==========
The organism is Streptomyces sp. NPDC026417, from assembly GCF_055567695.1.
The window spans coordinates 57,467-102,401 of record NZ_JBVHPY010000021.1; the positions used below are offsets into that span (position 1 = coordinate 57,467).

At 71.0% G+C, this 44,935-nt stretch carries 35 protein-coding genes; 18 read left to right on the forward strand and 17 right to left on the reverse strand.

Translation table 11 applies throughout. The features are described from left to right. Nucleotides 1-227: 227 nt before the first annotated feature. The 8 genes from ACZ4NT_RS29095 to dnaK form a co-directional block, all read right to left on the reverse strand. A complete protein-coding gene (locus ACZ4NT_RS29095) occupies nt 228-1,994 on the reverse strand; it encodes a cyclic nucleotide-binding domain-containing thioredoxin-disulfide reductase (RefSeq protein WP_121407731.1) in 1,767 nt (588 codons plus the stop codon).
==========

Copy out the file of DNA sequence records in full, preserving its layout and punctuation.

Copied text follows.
The organism is Streptomyces sp. NPDC026417, from assembly GCF_055567695.1.
The window spans coordinates 57,467-102,401 of record NZ_JBVHPY010000021.1; the positions used below are offsets into that span (position 1 = coordinate 57,467).

At 71.0% G+C, this 44,935-nt stretch carries 35 protein-coding genes; 18 read left to right on the forward strand and 17 right to left on the reverse strand.

Translation table 11 applies throughout. The features are described from left to right. Nucleotides 1-227: 227 nt before the first annotated feature. The 8 genes from ACZ4NT_RS29095 to dnaK form a co-directional block, all read right to left on the reverse strand. A complete protein-coding gene (locus ACZ4NT_RS29095) occupies nt 228-1,994 on the reverse strand; it encodes a cyclic nucleotide-binding domain-containing thioredoxin-disulfide reductase (RefSeq protein WP_121407731.1) in 1,767 nt (588 codons plus the stop codon).